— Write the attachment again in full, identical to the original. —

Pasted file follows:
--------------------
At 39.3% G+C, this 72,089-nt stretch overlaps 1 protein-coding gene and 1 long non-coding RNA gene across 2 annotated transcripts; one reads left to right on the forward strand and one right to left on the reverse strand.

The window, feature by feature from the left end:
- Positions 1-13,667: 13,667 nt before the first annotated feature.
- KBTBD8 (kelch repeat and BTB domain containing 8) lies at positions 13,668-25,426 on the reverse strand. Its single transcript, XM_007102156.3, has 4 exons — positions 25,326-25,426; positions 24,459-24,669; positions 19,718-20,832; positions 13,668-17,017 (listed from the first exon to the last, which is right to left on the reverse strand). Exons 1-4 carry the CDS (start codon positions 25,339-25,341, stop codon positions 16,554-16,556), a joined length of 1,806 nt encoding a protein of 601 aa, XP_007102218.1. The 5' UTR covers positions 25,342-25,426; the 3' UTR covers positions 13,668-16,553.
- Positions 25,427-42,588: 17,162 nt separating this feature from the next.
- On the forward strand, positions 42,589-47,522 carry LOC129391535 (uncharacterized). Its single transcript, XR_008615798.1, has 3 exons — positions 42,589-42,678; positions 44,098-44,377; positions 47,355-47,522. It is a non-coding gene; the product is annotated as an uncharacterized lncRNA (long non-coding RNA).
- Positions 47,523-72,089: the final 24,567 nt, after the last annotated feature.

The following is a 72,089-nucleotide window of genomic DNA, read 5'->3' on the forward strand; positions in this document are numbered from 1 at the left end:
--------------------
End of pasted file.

At 39.3% G+C, this 72,089-nt stretch overlaps 1 protein-coding gene and 1 long non-coding RNA gene across 2 annotated transcripts; one reads left to right on the forward strand and one right to left on the reverse strand.

The window, feature by feature from the left end:
- Positions 1-13,667: 13,667 nt before the first annotated feature.
- KBTBD8 (kelch repeat and BTB domain containing 8) lies at positions 13,668-25,426 on the reverse strand. Its single transcript, XM_007102156.3, has 4 exons — positions 25,326-25,426; positions 24,459-24,669; positions 19,718-20,832; positions 13,668-17,017 (listed from the first exon to the last, which is right to left on the reverse strand). Exons 1-4 carry the CDS (start codon positions 25,339-25,341, stop codon positions 16,554-16,556), a joined length of 1,806 nt encoding a protein of 601 aa, XP_007102218.1. The 5' UTR covers positions 25,342-25,426; the 3' UTR covers positions 13,668-16,553.
- Positions 25,427-42,588: 17,162 nt separating this feature from the next.
- On the forward strand, positions 42,589-47,522 carry LOC129391535 (uncharacterized). Its single transcript, XR_008615798.1, has 3 exons — positions 42,589-42,678; positions 44,098-44,377; positions 47,355-47,522. It is a non-coding gene; the product is annotated as an uncharacterized lncRNA (long non-coding RNA).
- Positions 47,523-72,089: the final 24,567 nt, after the last annotated feature.

The following is a 72,089-nucleotide window of genomic DNA, read 5'->3' on the forward strand; positions in this document are numbered from 1 at the left end: